Coast’s first mil­lion-dol­lar sub­urb

Sold On Sunshine Coast - - Suburb Profile | Minyama -

MINYAMA has be­come the Sun­shine Coast’s first res­i­den­tial mil­lion-dol­lar sub­urb with a me­dian house price for the 12 months to March now at $1.3 mil­lion.

It has been part of the heavy lift­ing of growth done by a few strongly per­form­ing sub­urbs that de­liv­ered Syd­ney-style cap­i­tal growth to south­east Queens­land, es­pe­cially when you con­sider the me­dian house price 25 years ago in 1993 was $179,000.

Agents ac­knowl­edge there is a fair bit go­ing on.

Ev­ery­one is try­ing to se­cure top lo­ca­tions... and they are pay­ing for it.

The beauty of the sub­urb is the deep-wa­ter an­chor­ages it of­fers on the var­i­ous water­ways branch­ing off the Mooloolah River, and the close prox­im­ity to the ocean ac­cess.

Minyama has al­ways been known for homes of good de­sign, es­pe­cially on Minyama Is­land and Mooloolah Is­land.

Now there are streets be­com­ing filled with brand new homes, such as Kum­bada Ct and Cy­press Ct.

The good thing is that peo­ple are not wast­ing their money on ren­o­vat­ing old homes. They un­der­stand that it is bet­ter to in­vest in good prod­uct, oth­er­wise they do not get back what they put in.

Quite sim­ply, you need to have a long vi­sion and the right ad­dress.

Buy­ers have been a com­bi­na­tion of yachties and those want­ing to moor power boats. Real yachties want big­ger frontages.

If it is a 18–20m frontage they may not ac­com­mo­date the big­ger boats.

Those snap­ping up prime po­si­tions are pre­dom­i­nantly lo­cal and south­east Queens­land buy­ers mov­ing around a fa­mil­iar mar­ket­place, one that they un­der­stand.

The de­mog­ra­phy is in­ter­est­ing – not so much re­tirees but pro­fes­sion­als and young fam­i­lies.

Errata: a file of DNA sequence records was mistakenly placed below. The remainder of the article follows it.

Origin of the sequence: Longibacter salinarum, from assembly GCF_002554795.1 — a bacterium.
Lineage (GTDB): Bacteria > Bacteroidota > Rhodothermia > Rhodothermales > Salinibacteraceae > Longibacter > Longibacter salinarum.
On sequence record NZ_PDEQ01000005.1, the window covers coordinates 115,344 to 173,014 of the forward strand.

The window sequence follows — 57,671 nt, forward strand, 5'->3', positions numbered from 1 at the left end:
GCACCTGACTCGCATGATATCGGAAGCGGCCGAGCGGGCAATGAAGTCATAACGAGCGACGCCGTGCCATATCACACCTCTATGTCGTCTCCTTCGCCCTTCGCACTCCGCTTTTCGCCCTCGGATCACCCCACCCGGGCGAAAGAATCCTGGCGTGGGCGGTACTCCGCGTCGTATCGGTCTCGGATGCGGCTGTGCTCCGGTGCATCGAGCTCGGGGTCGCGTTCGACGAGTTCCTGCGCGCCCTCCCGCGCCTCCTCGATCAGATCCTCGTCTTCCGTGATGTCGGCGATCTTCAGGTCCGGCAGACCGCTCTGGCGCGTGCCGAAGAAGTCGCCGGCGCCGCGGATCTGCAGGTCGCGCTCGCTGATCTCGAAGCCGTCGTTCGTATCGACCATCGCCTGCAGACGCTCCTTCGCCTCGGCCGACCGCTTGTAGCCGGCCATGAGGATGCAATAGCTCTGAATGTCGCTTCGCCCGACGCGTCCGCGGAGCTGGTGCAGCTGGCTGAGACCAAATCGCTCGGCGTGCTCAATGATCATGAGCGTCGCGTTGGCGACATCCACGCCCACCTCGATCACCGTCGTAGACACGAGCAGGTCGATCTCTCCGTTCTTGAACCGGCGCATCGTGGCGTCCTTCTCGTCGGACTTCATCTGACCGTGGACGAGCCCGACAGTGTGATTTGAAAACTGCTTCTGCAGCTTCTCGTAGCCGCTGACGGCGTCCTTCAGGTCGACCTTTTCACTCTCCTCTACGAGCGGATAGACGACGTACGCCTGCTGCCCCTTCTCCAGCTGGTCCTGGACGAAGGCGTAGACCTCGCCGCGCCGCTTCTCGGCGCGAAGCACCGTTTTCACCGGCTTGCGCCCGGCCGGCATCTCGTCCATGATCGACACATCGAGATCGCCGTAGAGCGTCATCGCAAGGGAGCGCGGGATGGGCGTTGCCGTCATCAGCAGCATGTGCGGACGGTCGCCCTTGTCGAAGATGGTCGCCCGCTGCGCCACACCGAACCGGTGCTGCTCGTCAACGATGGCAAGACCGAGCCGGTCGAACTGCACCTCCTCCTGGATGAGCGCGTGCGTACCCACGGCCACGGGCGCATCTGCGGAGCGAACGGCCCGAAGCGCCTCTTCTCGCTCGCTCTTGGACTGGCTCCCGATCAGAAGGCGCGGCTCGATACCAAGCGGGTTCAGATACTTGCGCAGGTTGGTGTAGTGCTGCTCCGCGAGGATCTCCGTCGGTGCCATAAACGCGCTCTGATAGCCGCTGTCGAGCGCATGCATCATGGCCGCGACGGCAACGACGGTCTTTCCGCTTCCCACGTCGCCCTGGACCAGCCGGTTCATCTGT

Young tradies are rub­bing shoul­ders with spe­cial­ists and sur­geons, while young pro­fes­sion­als are mix­ing with pi­lots and those down­siz­ing from ru­ral prop­er­ties.

Syd­ney and Mel­bourne buy­ers are com­ing, like in the ’90s, and spend­ing $3mil­lion-plus.

It’s a sign of the times for south­ern states as they see value but Minyama is also more favoured now than the Gold Coast.

While it has still got that laid­back feel, it is not as busy as our south­ern Queens­land cousin.

The dif­fer­ence is the Sun­shine Coast is now get­ting the in­fra­struc­ture to sup­port th­ese new res­i­dents in terms of health, ed­u­ca­tion, trans­port and recre­ational fa­cil­i­ties.

Minyama lives up to its name mean­ing “many” or “plen­ti­ful”.

It’s one of the se­lect ad­dresses on the Sun­shine Coast.

Yet the va­ri­ety of hous­ing re­flects the di­ver­sity of those in the com­mu­nity.

You only have to go for a morn­ing walk to get the pa­per and milk and you will meet teach­ers, fish­er­men, small busi­ness own­ers or cor­po­rate lead­ers, po­lice, nurses or re­tired farm­ers.

More of­ten than not, they have moved to Minyama … from across the world or across the street.

This di­ver­sity means it is no sur­prise you can ex­pect to pay any­thing from the mid to high $300,000s for a villa or town­house to multi-mil­lion-dol­lar water­front prop­er­ties.

In this past year there have been some sig­nif­i­cant sales, as well as a num­ber of re­builds, with peo­ple tak­ing ad­van­tage of the prime water­front po­si­tion.

The blend of water­front and dry prop­er­ties saw a me­dian house price lift to $1,240,000 in Fe­bru­ary af­ter a sus­tained price of $898,750 for three months in mid-2017, and $697,500 in Fe­bru­ary 2014.

Unit prices in Fe­bru­ary were $375,000, up from $335,000 the pre­vi­ous year.

PHOTO: BRETT WORTMAN

Sought-af­ter prop­erty at Minyama.

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